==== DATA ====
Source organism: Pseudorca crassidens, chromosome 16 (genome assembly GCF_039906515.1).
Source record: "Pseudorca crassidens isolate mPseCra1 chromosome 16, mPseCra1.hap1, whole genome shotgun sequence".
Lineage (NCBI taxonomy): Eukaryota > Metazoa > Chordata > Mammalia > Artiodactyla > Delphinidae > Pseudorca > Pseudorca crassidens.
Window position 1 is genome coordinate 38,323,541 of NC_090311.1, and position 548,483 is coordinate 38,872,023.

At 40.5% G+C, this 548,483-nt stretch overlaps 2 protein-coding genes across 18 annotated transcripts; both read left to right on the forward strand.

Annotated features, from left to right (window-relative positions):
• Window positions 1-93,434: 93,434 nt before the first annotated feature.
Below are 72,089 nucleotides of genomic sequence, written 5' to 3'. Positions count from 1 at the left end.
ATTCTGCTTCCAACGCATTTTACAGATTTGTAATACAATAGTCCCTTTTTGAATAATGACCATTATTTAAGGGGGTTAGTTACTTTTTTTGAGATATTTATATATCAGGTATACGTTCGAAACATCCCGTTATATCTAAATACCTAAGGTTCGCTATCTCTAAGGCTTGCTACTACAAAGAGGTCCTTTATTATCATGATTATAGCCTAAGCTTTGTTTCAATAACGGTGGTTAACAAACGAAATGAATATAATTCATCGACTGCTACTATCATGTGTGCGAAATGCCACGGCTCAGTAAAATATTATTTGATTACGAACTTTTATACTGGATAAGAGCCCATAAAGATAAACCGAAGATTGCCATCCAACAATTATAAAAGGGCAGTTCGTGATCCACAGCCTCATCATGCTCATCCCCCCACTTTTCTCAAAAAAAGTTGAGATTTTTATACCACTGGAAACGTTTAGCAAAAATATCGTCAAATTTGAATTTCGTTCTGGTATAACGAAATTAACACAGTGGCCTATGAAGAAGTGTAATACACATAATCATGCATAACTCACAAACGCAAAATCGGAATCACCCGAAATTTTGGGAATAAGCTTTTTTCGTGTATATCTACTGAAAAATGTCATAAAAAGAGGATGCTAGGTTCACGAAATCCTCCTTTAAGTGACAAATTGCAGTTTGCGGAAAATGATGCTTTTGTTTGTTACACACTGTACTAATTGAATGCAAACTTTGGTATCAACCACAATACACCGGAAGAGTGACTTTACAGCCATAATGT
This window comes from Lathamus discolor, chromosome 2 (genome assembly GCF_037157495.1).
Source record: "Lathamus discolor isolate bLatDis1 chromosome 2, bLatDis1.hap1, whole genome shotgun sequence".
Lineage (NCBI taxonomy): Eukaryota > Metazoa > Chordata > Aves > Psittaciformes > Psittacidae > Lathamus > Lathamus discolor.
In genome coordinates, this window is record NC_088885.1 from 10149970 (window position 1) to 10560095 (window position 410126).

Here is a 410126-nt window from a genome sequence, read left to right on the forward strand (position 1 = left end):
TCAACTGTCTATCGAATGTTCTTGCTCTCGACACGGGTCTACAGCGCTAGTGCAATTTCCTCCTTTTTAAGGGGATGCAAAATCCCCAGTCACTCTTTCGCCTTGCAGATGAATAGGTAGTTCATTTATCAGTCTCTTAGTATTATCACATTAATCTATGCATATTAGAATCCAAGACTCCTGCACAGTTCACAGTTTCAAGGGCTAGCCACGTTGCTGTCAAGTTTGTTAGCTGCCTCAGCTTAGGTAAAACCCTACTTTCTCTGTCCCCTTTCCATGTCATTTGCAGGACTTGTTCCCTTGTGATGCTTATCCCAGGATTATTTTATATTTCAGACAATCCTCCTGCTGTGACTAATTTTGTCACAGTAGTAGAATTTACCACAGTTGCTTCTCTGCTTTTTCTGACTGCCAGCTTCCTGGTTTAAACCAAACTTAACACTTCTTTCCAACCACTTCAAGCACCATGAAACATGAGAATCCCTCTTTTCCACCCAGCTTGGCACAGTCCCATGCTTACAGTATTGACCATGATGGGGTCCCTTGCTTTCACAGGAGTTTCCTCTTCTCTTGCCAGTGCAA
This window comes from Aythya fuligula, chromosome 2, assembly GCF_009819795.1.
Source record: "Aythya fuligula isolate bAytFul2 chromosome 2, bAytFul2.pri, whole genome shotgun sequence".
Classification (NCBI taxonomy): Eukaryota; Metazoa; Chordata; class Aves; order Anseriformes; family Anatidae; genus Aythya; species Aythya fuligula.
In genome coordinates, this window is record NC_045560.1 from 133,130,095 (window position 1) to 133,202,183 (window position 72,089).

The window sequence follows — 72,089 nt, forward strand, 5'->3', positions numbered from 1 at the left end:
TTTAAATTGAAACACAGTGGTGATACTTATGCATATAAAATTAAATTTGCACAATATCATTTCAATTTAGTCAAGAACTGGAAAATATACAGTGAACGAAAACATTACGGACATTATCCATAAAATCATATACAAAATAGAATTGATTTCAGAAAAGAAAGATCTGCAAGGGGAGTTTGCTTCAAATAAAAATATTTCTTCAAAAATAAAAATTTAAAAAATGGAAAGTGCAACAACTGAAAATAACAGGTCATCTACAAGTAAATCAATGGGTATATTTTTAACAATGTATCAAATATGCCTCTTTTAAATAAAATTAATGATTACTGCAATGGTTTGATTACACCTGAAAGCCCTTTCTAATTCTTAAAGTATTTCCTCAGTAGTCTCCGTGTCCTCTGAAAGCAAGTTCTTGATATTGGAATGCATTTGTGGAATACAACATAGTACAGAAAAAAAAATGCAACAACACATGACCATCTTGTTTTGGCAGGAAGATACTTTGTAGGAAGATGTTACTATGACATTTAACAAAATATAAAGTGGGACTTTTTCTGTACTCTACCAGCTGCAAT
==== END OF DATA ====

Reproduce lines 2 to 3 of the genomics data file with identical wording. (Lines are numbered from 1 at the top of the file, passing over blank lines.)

Source record: "Pseudorca crassidens isolate mPseCra1 chromosome 16, mPseCra1.hap1, whole genome shotgun sequence".
Lineage (NCBI taxonomy): Eukaryota > Metazoa > Chordata > Mammalia > Artiodactyla > Delphinidae > Pseudorca > Pseudorca crassidens.